Georgians remember Rose Revolution
Low-key celebrations to mark events that catapulted Mikhail Saakashvili to power.
Last Modified: 23 Nov 2008 12:55 GMT
Saakashvili is facing increasing pressure at
home amid dissatisfaction over his rule [AFP]

Georgia is marking the fifth anniversary of the so-called Rose Revolution which swept Mikhail Saakashvili to the presidency.

Amid concerns over the country's relationship with Russia, official celebrations on Sunday to mark the pro-Western revolution will be kept low-key, with a concert at Tbilisi's opera house being the cornerstone event.

A day earlier, Saakashvili appealed to Georgians to remain united against Russia, whose forces battled the Georgian army over the breakaway region of South Ossetia in August.

"We were attacked because of the success of the last five years, it was the last challenge of the empire against us," he said.

"We have never faced such a dangerous threat. We need strength and unity. We must believe in the future and have courage. Instead of celebrating tomorrow, we must show unity as we did on November 23, 2003."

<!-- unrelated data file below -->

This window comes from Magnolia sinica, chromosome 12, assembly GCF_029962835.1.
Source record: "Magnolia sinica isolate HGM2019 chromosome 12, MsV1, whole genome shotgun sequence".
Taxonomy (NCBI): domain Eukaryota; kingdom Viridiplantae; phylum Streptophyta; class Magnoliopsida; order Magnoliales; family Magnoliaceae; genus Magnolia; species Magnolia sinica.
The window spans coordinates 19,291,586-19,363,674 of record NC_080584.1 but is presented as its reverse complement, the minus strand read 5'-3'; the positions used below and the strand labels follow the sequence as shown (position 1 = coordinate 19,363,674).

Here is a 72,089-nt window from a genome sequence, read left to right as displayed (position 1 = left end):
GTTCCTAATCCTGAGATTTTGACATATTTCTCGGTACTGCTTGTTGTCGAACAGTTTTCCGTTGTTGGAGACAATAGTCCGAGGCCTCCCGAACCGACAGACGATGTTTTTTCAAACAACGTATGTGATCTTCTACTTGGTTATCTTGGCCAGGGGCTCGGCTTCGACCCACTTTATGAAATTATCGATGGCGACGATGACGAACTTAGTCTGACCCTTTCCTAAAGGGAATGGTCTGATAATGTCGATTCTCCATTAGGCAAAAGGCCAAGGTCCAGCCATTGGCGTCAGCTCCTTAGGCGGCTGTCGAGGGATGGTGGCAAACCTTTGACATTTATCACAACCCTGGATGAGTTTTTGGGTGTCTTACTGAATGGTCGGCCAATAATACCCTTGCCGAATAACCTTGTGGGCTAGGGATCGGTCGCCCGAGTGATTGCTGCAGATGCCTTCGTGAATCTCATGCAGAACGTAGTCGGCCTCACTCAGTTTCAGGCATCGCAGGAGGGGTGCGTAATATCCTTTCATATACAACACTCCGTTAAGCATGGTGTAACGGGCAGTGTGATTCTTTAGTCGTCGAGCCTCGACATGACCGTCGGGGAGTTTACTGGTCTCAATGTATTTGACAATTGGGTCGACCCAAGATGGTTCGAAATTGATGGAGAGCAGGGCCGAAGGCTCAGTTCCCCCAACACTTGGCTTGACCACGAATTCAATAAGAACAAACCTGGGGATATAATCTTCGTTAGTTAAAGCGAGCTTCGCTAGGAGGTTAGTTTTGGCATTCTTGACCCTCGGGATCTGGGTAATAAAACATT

But although Russia was widely criticised by the US and EU in its war on Georgia, Saakashvili is now facing increasing opposition at home.

Nino Burjanadze, a ex-ally of Saakashvili and former speaker of parliament, was set to found a new opposition political party on the anniversary.

Media controls

Also on Sunday, up to 350 opposition supporters demonstrated outside the office of the Imedi television channel, which was closed down in November 2007 during a state of emergency imposed by Saakashvili.

Although Imedi is now back on air under new ownership, the opposition says that it  takes an uncritical line on the government.

"We are demanding that Imedi be returned to its legal owners and that the opposition have live air time," Levan Gachechiladze, an opposition leader, said.

In November 2003, tens of thousands of people protested in the centre of Tbilisi, Georgia's capital, against parliamentary elections won by allies of Eduard Shevardnadze, who was then president.

Shevardnadze stood down as president after protesters stormed the parliament building.

'Crackdown on dissent'

After taking power, Saakashvili undertook a programme of political change that were well-received by Western governments, while pledging to win Georgia membership of the European Union and Nato.

But critics say that the president has resorted to harsh measures against the political opposition.

Last year, police used violence against tens of thousands of anti-government protesters and Saakashvili briefly imposed emergency law.

He has also been fiercely criticised for the government's strategy in Georgia-Russia war in August.

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